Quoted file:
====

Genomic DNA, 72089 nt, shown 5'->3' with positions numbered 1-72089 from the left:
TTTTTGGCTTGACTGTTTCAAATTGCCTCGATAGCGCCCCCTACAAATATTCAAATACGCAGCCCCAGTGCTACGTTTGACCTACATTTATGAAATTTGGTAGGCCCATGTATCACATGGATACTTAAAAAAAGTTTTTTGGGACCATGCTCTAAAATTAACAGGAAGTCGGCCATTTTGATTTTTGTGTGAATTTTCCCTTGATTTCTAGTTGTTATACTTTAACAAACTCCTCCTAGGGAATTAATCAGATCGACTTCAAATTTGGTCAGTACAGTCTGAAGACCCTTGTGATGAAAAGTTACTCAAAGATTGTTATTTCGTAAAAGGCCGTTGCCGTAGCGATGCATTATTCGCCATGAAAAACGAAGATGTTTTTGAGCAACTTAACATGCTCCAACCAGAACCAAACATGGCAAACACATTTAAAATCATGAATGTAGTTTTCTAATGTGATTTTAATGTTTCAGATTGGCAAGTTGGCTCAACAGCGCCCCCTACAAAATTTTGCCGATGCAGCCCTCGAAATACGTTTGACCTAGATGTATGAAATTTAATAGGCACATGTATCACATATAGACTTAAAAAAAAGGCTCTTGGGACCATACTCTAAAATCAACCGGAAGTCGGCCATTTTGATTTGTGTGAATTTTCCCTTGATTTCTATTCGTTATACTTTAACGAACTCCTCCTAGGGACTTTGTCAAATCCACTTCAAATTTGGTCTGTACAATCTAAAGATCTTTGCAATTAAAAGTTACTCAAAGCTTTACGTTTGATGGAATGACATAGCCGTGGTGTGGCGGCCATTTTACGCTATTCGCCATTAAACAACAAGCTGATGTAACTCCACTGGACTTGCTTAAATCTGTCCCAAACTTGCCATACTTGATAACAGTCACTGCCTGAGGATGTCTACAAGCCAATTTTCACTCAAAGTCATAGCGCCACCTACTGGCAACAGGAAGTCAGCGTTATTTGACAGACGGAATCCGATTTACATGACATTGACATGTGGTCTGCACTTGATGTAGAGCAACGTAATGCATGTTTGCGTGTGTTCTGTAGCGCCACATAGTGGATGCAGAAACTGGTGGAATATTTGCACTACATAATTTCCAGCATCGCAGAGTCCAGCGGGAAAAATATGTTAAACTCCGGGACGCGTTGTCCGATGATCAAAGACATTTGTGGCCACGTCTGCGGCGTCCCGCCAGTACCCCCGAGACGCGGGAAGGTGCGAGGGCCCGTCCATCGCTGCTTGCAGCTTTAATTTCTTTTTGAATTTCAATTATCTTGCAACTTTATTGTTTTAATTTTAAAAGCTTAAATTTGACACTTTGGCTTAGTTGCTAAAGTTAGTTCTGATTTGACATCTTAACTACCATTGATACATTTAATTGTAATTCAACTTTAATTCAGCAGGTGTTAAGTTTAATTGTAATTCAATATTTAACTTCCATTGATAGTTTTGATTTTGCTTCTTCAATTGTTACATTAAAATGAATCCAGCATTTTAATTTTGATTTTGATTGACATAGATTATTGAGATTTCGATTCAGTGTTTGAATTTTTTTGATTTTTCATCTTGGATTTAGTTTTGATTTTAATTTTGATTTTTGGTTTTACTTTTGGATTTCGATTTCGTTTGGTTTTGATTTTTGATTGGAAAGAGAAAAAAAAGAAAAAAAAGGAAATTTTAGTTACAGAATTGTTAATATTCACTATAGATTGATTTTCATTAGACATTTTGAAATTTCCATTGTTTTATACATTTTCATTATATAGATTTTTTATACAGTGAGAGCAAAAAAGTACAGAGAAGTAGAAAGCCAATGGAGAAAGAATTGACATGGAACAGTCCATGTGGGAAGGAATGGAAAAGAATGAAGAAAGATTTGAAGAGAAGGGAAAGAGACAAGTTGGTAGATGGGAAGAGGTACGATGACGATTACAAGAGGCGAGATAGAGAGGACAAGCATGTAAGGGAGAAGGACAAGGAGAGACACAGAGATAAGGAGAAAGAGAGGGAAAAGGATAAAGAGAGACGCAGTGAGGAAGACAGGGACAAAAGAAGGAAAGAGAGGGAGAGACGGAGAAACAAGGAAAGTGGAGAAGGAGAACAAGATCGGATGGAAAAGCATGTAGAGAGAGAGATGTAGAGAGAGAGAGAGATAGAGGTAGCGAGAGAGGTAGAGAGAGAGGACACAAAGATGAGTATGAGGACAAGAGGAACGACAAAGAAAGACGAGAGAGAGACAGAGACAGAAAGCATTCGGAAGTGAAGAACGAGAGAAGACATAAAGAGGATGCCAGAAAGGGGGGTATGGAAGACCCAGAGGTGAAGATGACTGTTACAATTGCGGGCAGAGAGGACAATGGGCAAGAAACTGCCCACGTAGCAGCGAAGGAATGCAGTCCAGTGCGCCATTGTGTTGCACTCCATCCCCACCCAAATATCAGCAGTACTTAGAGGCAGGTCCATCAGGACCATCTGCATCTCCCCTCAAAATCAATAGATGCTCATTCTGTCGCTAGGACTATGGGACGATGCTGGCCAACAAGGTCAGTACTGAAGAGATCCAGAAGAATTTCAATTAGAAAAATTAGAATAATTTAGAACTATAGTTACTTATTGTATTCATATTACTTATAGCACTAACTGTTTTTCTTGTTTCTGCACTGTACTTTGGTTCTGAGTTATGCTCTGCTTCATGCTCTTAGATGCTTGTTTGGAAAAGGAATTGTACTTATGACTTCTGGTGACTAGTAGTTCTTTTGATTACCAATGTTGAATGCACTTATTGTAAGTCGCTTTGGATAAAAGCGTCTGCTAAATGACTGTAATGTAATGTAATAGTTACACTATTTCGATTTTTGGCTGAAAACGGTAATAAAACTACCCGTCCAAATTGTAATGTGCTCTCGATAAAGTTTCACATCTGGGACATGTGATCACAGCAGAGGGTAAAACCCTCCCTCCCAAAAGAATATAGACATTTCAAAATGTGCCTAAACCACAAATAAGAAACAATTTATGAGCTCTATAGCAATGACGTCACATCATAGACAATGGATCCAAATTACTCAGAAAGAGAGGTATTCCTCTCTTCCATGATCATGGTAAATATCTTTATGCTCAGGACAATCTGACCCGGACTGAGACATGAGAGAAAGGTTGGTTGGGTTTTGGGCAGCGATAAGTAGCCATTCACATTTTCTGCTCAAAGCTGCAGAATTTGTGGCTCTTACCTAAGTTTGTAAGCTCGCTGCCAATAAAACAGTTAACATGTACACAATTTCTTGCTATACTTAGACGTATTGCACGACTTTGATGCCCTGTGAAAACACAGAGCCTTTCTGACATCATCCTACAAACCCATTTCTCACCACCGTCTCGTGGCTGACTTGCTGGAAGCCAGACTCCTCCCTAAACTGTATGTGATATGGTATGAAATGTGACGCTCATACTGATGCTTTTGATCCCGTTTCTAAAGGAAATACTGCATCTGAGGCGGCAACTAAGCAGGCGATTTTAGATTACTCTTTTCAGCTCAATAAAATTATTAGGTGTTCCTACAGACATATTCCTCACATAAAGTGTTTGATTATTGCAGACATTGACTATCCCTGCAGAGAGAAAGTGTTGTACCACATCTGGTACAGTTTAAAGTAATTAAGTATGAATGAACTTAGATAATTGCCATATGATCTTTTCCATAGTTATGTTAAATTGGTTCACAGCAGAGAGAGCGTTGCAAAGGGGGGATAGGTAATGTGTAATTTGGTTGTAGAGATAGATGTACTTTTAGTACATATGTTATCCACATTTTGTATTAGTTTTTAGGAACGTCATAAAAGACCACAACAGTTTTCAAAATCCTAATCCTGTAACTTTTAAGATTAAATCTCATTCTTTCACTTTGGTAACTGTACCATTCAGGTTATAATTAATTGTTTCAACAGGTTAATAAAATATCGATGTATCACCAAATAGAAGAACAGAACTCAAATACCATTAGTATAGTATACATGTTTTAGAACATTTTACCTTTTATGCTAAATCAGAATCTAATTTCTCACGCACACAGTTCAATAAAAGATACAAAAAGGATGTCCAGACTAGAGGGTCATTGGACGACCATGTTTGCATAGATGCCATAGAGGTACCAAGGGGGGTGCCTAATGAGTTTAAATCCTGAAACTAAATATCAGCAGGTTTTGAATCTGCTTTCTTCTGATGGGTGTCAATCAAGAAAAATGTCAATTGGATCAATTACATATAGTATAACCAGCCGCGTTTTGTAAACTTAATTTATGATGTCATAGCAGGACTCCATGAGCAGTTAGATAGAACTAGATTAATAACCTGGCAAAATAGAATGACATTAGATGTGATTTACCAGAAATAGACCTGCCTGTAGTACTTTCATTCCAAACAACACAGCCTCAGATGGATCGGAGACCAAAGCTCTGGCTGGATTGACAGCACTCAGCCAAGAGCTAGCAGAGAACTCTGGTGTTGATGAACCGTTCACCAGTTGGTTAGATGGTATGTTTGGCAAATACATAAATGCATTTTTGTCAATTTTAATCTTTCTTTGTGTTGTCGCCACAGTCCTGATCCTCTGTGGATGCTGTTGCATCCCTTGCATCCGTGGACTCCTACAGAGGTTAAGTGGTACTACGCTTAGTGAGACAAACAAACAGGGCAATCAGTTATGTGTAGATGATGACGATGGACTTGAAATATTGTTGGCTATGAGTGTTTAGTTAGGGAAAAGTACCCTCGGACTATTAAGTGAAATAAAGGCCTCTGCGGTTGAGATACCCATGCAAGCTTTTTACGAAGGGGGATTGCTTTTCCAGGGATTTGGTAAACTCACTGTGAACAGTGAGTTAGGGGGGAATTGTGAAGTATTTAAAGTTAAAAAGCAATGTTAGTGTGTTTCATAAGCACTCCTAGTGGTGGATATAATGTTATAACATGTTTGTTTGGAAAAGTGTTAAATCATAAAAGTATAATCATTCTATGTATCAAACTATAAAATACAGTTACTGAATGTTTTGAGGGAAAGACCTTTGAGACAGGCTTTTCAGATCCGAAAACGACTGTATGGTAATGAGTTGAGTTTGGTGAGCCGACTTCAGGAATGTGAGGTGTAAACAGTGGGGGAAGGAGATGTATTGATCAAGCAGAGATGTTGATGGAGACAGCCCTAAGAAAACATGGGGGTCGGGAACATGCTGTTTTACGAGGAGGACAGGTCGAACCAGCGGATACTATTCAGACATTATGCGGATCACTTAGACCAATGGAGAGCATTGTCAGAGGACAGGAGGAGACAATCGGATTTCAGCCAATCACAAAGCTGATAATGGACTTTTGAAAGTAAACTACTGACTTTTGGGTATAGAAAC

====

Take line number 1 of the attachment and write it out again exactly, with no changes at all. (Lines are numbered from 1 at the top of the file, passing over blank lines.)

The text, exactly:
Genomic DNA, 72089 nt, shown 5'->3' with positions numbered 1-72089 from the left: